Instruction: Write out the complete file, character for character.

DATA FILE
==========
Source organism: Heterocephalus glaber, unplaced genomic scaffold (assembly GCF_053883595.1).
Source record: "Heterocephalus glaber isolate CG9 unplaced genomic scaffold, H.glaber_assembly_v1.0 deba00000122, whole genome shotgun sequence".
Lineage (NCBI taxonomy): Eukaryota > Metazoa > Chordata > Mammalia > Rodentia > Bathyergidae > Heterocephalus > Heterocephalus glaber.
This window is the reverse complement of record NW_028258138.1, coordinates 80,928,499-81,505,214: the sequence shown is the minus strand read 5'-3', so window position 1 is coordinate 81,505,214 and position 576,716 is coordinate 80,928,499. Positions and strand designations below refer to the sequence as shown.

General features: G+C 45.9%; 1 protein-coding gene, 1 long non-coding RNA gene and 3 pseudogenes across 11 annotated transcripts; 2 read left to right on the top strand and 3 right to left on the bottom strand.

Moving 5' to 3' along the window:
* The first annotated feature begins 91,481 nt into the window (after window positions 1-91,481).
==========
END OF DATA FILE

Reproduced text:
Source organism: Heterocephalus glaber, unplaced genomic scaffold (assembly GCF_053883595.1).
Source record: "Heterocephalus glaber isolate CG9 unplaced genomic scaffold, H.glaber_assembly_v1.0 deba00000122, whole genome shotgun sequence".
Lineage (NCBI taxonomy): Eukaryota > Metazoa > Chordata > Mammalia > Rodentia > Bathyergidae > Heterocephalus > Heterocephalus glaber.
This window is the reverse complement of record NW_028258138.1, coordinates 80,928,499-81,505,214: the sequence shown is the minus strand read 5'-3', so window position 1 is coordinate 81,505,214 and position 576,716 is coordinate 80,928,499. Positions and strand designations below refer to the sequence as shown.

General features: G+C 45.9%; 1 protein-coding gene, 1 long non-coding RNA gene and 3 pseudogenes across 11 annotated transcripts; 2 read left to right on the top strand and 3 right to left on the bottom strand.

Moving 5' to 3' along the window:
* The first annotated feature begins 91,481 nt into the window (after window positions 1-91,481).